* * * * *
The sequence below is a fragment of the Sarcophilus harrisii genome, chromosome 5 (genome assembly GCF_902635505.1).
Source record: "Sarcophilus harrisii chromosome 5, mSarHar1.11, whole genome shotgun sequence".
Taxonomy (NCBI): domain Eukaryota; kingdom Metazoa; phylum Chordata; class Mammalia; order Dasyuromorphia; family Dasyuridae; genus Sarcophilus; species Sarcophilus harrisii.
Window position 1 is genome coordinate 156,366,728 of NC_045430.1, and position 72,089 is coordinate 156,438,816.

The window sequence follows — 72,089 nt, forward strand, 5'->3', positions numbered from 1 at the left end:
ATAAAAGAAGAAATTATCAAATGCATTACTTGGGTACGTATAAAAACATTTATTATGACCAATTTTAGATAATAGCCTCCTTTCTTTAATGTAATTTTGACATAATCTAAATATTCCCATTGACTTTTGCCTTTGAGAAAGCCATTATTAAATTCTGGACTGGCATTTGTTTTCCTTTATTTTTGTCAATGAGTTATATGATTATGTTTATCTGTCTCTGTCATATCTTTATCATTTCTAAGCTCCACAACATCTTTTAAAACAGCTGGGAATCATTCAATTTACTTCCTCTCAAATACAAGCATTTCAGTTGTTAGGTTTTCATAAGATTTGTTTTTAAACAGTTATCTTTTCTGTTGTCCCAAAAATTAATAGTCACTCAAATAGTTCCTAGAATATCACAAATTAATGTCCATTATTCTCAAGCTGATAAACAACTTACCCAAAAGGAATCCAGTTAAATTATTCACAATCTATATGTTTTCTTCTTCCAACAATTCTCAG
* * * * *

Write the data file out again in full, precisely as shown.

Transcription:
The sequence below is a fragment of the Sarcophilus harrisii genome, chromosome 5 (genome assembly GCF_902635505.1).
Source record: "Sarcophilus harrisii chromosome 5, mSarHar1.11, whole genome shotgun sequence".
Taxonomy (NCBI): domain Eukaryota; kingdom Metazoa; phylum Chordata; class Mammalia; order Dasyuromorphia; family Dasyuridae; genus Sarcophilus; species Sarcophilus harrisii.
Window position 1 is genome coordinate 156,366,728 of NC_045430.1, and position 72,089 is coordinate 156,438,816.

The window sequence follows — 72,089 nt, forward strand, 5'->3', positions numbered from 1 at the left end:
ATAAAAGAAGAAATTATCAAATGCATTACTTGGGTACGTATAAAAACATTTATTATGACCAATTTTAGATAATAGCCTCCTTTCTTTAATGTAATTTTGACATAATCTAAATATTCCCATTGACTTTTGCCTTTGAGAAAGCCATTATTAAATTCTGGACTGGCATTTGTTTTCCTTTATTTTTGTCAATGAGTTATATGATTATGTTTATCTGTCTCTGTCATATCTTTATCATTTCTAAGCTCCACAACATCTTTTAAAACAGCTGGGAATCATTCAATTTACTTCCTCTCAAATACAAGCATTTCAGTTGTTAGGTTTTCATAAGATTTGTTTTTAAACAGTTATCTTTTCTGTTGTCCCAAAAATTAATAGTCACTCAAATAGTTCCTAGAATATCACAAATTAATGTCCATTATTCTCAAGCTGATAAACAACTTACCCAAAAGGAATCCAGTTAAATTATTCACAATCTATATGTTTTCTTCTTCCAACAATTCTCAG